CFP: African Scholars at the intersections of Glocal Academic Production (panel 19)
Susana Castillo Rodríguez
SUNY Geneseo, NY
CEAH (Centro de Estudios Afrohispánicos, Center of Afro-Hispanic Studies, Madrid. Spain)
The aim of this panel is to gather information and analyze the multi-directionality of the connections established by African man/woman of letters at the translocal and transnational level. We refer here to a group of formal and self-educated scholars whose contribution to the cultural development of their African countries is rooted in the Humanities, being themselves more often than not versatile in various fields. Frequently, these intellectuals work within an interdisciplinary approach, embedding Literature, History, and Politics into their writings, and most of the time they master the fields of poetry, fiction and linguistics simultaneously. It´s not hard to find African men/women of letters with vast curricula as novelists who write both in the imperial language inherited during colonization and in their vernaculars. They work as ethnographers, doing linguistics with their patrimonial languages. Migration also helps to understand the texture of academic and intellectual relations established with former colonies as many expatriated Africans contribute to decolonize their history, living in the peripheries of a centrical postcolonial society, geographically and intellectually speaking.
In examining their work, we can shed light on the redefined and re-elaborated connections that these African intellectuals create with their former colonizing countries, their literature, languages, and cultures. How do African literates relate themselves with the labels ‘francophone’, ‘hispanophone’ or ‘lusophone’ literatures used by Western scholars? Are they still (be) in the margins as observers? What is the perception of the inside agents toward these ‘Europeanized’ and colonial appropriations of the Africa literature? Can we talk about any kind of inter-textuality between North and South, colonizers and colonized and vice versa?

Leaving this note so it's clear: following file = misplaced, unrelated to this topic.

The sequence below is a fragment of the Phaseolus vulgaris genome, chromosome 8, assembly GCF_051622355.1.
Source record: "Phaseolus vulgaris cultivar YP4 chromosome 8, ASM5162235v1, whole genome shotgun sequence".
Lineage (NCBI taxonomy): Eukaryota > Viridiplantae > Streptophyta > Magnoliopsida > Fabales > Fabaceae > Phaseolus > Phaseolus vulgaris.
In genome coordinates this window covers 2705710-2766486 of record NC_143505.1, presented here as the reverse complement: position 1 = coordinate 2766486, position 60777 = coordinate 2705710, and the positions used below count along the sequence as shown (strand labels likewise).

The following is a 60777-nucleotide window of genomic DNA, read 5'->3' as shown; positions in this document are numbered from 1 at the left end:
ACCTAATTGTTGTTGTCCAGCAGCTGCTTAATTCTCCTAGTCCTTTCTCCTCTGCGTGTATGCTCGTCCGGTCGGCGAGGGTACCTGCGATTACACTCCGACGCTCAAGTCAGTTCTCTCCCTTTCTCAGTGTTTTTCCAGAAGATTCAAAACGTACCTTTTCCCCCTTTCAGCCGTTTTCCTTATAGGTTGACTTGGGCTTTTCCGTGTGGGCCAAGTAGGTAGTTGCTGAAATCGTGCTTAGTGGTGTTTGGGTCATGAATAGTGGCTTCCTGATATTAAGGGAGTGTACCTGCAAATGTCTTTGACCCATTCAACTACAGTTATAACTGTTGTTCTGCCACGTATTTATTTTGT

Moreover, by analyzing the connections entangled by African men/women of letters with the language they use in their scholarship we can also ‘mise en valeur’ their work as native ethnolinguists, and compare it to studies done by outsiders. Being that many African languages from different ethnic groups are mutually intelligible, do African linguists mirror the work of their neighbors? What type of intersections can we find? What are the conditions that foster academic cooperation among African scholars? Can we talk about a new order inside academia coming from African countries since it deals with multiple means of connections at local and global levels?
Papers discussing these questions and related to the role played by African intellectuals in generating new ways of intersections with other scholars in Africa and Europe are welcome.
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Más información en: „African Connections“